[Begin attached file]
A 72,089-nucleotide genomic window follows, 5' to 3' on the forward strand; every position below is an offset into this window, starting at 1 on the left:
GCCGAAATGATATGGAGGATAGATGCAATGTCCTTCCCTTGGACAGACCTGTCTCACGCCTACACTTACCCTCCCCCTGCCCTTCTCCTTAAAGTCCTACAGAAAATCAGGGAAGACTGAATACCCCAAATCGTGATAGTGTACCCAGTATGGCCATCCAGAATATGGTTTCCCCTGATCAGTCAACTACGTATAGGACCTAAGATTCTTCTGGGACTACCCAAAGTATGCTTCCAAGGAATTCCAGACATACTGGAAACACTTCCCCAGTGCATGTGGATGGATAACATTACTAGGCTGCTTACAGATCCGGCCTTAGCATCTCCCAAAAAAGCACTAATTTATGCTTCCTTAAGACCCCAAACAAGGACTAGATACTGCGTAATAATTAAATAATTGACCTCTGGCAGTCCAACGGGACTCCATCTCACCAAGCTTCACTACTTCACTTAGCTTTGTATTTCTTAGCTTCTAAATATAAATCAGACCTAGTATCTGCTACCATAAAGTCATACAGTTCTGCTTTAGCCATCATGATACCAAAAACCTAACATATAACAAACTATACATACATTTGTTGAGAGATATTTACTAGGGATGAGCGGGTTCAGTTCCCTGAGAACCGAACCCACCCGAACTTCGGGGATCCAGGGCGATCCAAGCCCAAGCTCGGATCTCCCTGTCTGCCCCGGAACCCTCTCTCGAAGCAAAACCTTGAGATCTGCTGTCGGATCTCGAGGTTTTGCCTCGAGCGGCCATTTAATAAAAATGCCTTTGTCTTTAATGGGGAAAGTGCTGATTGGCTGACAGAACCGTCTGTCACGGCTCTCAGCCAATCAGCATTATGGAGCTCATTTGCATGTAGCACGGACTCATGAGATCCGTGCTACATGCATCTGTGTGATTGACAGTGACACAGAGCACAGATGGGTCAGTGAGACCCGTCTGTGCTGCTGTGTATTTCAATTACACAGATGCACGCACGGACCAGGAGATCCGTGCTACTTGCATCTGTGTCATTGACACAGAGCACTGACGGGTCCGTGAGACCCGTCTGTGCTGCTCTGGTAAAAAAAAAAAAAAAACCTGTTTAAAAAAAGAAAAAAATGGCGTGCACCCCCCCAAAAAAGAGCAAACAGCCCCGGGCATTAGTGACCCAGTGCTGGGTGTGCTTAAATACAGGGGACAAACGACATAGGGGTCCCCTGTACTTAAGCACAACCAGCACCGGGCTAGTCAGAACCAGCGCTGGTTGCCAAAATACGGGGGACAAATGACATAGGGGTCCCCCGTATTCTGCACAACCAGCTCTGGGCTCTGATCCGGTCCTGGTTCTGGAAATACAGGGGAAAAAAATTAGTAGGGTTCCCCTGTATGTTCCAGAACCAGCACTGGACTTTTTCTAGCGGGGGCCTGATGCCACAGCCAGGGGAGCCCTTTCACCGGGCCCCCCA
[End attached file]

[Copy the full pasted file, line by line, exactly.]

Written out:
A 72,089-nucleotide genomic window follows, 5' to 3' on the forward strand; every position below is an offset into this window, starting at 1 on the left:
GCCGAAATGATATGGAGGATAGATGCAATGTCCTTCCCTTGGACAGACCTGTCTCACGCCTACACTTACCCTCCCCCTGCCCTTCTCCTTAAAGTCCTACAGAAAATCAGGGAAGACTGAATACCCCAAATCGTGATAGTGTACCCAGTATGGCCATCCAGAATATGGTTTCCCCTGATCAGTCAACTACGTATAGGACCTAAGATTCTTCTGGGACTACCCAAAGTATGCTTCCAAGGAATTCCAGACATACTGGAAACACTTCCCCAGTGCATGTGGATGGATAACATTACTAGGCTGCTTACAGATCCGGCCTTAGCATCTCCCAAAAAAGCACTAATTTATGCTTCCTTAAGACCCCAAACAAGGACTAGATACTGCGTAATAATTAAATAATTGACCTCTGGCAGTCCAACGGGACTCCATCTCACCAAGCTTCACTACTTCACTTAGCTTTGTATTTCTTAGCTTCTAAATATAAATCAGACCTAGTATCTGCTACCATAAAGTCATACAGTTCTGCTTTAGCCATCATGATACCAAAAACCTAACATATAACAAACTATACATACATTTGTTGAGAGATATTTACTAGGGATGAGCGGGTTCAGTTCCCTGAGAACCGAACCCACCCGAACTTCGGGGATCCAGGGCGATCCAAGCCCAAGCTCGGATCTCCCTGTCTGCCCCGGAACCCTCTCTCGAAGCAAAACCTTGAGATCTGCTGTCGGATCTCGAGGTTTTGCCTCGAGCGGCCATTTAATAAAAATGCCTTTGTCTTTAATGGGGAAAGTGCTGATTGGCTGACAGAACCGTCTGTCACGGCTCTCAGCCAATCAGCATTATGGAGCTCATTTGCATGTAGCACGGACTCATGAGATCCGTGCTACATGCATCTGTGTGATTGACAGTGACACAGAGCACAGATGGGTCAGTGAGACCCGTCTGTGCTGCTGTGTATTTCAATTACACAGATGCACGCACGGACCAGGAGATCCGTGCTACTTGCATCTGTGTCATTGACACAGAGCACTGACGGGTCCGTGAGACCCGTCTGTGCTGCTCTGGTAAAAAAAAAAAAAAAACCTGTTTAAAAAAAGAAAAAAATGGCGTGCACCCCCCCAAAAAAGAGCAAACAGCCCCGGGCATTAGTGACCCAGTGCTGGGTGTGCTTAAATACAGGGGACAAACGACATAGGGGTCCCCTGTACTTAAGCACAACCAGCACCGGGCTAGTCAGAACCAGCGCTGGTTGCCAAAATACGGGGGACAAATGACATAGGGGTCCCCCGTATTCTGCACAACCAGCTCTGGGCTCTGATCCGGTCCTGGTTCTGGAAATACAGGGGAAAAAAATTAGTAGGGTTCCCCTGTATGTTCCAGAACCAGCACTGGACTTTTTCTAGCGGGGGCCTGATGCCACAGCCAGGGGAGCCCTTTCACCGGGCCCCCCA